Canku Ota Logo
Canku Ota
Canku Ota Logo
(Many Paths)
An Online Newsletter Celebrating Native America
pictograph divider
Kituwah To Be Protected "In Perpetuity"
by Scott McKee B.P. - Cherokee One Feather staff
Credits: photos by Scott McKee B.P. - Cherokee One Feather staff

Kituwah is the "The Mother Town of the Cherokee" and is a sacred site that has existed for thousands of years. Now, it will be protected "in perpetuity".

Tribal Council passed legislation unanimously recently that states "there shall be no alteration to Kituwah and the Council hereby supports the protection and preservation of said property in keeping with the spiritual integrity of Kituwah."

Renissa McLaughlin, Kituwah Academy manager and author of the legislation, said, "This legislation was long overdue, and we celebrate the unanimous decision in support of Kituwah Mound. There are many, maybe not all, but many EBCI members that are aware and take responsibility for the sacredness of Kituwah Mound."

She further stated, "We wear the same clothes as everyone else. We speak like everyone else, but the embers in our hearts are being stoked each day and a fire is building inside. We are aware. We are responsible, and we are, with dignity, taking action to honor our elders."

McLaughlin said the Cherokee Cultural and Historic Sites Preservation & Development Committee reviewed the legislation and made revisions prior to it being submitted. "Our intent was to keep development at bay at Kituwah Mound for perpetuity."

As part of a presentation on Kituwah, McLaughlin wrote, "Kituwah is the original Mother Town of the Anikituwagi or Cherokee people. This is the place where our grandparents received the Laws of the Seven Clans and the Sacred Fire, both given to us by the Creator. This means that Kituwah was given to us by God."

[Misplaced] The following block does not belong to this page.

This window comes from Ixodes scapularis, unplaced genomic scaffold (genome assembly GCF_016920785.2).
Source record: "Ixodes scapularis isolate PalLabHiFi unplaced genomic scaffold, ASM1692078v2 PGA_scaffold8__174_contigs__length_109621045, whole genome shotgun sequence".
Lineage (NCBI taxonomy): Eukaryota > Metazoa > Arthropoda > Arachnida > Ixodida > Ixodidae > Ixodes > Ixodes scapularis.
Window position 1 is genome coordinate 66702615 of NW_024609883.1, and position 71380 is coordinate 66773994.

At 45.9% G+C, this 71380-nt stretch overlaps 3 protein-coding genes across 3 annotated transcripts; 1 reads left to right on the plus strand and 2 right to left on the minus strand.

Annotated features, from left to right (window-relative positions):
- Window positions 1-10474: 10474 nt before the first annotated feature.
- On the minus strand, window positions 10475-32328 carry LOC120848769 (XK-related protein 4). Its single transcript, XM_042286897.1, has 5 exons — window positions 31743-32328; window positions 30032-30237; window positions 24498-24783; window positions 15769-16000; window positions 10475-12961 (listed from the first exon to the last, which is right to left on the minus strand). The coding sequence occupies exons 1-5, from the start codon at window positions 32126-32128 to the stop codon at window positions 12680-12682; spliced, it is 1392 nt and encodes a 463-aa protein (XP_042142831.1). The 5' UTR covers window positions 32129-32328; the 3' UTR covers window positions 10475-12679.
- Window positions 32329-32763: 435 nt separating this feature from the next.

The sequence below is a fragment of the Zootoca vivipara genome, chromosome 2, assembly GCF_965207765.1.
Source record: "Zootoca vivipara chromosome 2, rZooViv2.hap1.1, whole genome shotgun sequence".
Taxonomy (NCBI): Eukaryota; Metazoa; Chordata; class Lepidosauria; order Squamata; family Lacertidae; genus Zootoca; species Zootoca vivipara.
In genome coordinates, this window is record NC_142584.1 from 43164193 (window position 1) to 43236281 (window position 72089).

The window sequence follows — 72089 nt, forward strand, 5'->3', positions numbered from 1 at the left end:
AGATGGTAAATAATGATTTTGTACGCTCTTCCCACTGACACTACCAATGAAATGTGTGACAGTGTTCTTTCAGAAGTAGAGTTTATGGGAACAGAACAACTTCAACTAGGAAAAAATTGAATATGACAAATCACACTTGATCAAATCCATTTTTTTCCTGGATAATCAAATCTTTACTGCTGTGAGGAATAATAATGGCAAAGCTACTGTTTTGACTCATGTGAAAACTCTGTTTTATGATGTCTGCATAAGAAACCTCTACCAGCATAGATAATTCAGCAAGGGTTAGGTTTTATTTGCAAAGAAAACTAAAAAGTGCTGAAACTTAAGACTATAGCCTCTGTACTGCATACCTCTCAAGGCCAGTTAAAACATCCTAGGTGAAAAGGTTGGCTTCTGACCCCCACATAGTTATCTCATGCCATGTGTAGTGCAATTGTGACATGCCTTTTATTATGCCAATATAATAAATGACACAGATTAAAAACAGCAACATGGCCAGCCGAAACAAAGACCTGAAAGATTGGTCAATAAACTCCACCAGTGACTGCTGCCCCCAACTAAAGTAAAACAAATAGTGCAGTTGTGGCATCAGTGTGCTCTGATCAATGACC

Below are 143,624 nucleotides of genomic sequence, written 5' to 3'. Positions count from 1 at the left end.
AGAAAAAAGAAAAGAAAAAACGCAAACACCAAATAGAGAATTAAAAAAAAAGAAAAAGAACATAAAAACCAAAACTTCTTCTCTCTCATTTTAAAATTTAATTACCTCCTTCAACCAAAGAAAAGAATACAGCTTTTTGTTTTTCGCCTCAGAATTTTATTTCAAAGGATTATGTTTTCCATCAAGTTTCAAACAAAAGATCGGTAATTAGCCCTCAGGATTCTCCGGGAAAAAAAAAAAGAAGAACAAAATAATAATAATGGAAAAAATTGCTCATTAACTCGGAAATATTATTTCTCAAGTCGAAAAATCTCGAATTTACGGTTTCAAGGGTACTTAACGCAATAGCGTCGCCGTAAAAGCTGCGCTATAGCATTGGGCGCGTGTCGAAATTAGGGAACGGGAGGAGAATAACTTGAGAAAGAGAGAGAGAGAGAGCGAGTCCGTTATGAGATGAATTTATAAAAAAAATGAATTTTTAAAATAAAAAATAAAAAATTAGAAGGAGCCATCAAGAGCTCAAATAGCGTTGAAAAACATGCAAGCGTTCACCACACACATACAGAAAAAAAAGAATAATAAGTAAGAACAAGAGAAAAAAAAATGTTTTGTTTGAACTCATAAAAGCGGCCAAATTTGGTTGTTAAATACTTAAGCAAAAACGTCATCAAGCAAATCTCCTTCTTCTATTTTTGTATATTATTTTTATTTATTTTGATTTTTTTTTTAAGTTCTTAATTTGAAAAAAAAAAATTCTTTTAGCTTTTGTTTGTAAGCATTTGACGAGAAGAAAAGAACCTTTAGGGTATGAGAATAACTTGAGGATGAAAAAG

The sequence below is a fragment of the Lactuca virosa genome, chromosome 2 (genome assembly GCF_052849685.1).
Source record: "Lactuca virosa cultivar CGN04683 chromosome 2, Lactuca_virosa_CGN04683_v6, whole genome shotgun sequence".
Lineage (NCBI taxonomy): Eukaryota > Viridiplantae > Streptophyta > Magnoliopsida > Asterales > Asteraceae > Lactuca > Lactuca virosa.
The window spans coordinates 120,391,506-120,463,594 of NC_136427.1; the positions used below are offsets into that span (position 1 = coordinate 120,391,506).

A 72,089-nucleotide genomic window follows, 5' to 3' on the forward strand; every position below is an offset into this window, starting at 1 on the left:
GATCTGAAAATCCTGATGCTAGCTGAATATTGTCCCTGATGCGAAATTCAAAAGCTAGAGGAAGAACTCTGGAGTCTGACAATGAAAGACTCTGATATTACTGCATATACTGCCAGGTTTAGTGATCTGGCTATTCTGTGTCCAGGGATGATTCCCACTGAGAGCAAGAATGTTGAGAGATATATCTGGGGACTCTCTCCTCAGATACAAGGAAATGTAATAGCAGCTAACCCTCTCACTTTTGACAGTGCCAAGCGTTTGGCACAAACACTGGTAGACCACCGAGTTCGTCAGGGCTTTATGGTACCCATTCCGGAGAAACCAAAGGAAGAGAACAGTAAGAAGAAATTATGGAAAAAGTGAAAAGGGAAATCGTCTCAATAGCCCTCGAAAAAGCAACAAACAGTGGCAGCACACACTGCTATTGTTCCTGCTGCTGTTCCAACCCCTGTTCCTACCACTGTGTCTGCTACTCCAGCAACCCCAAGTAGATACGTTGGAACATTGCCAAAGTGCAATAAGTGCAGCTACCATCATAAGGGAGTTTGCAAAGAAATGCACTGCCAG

"Kituwah Mound was built with the Sacred Fire in its center. It is scientific fact that the ashes of the original fire are still present. The sacredness of Kituwah extends not only to the mound itself, but the associated village that occupied the entire valley."

The EBCI Tribal Historical Preservation Office released the following statement on Kituwah's protection, "The EBCI THPO is an active member of the Cherokee Cultural and Historic Properties and Development Committee. This committee is able to review and recommend approval of land use and development of the tribe's designated historic sites. However, the responsibilities to this committee does not negate our cultural resource consultation and review oversight as per federal cultural resource legislation. The EBCI THPO remains the federal land managers as per cultural resource law for the tribe. The THPO will continue to be an active member of the Cultural and Historic Properties and Development Committee, and we will continue to be good stewards of Kituwah and other tribal historic sites."

pictograph divider
Home PageFront PageArchivesOur AwardsAbout Us
Kid's PageColoring BookCool LinksGuest BookEmail Us
pictograph divider
  Canku Ota is a free Newsletter celebrating Native America, its traditions and accomplishments . We do not provide subscriber or visitor names to anyone. Some articles presented in Canku Ota may contain copyright material. We have received appropriate permissions for republishing any articles. Material appearing here is distributed without profit or monetary gain to those who have expressed an interest. This is in accordance with Title 17 U.S.C. Section 107.  
Canku Ota is a copyright © 2000 - 2013 of Vicki Williams Barry and Paul Barry.
Canku Ota Logo   Canku Ota Logo
The "Canku Ota - A Newsletter Celebrating Native America" web site and its design is the
Copyright © 1999 - 2013 of Paul C. Barry.
All Rights Reserved.

Site Meter
Thank You

Valid HTML 4.01!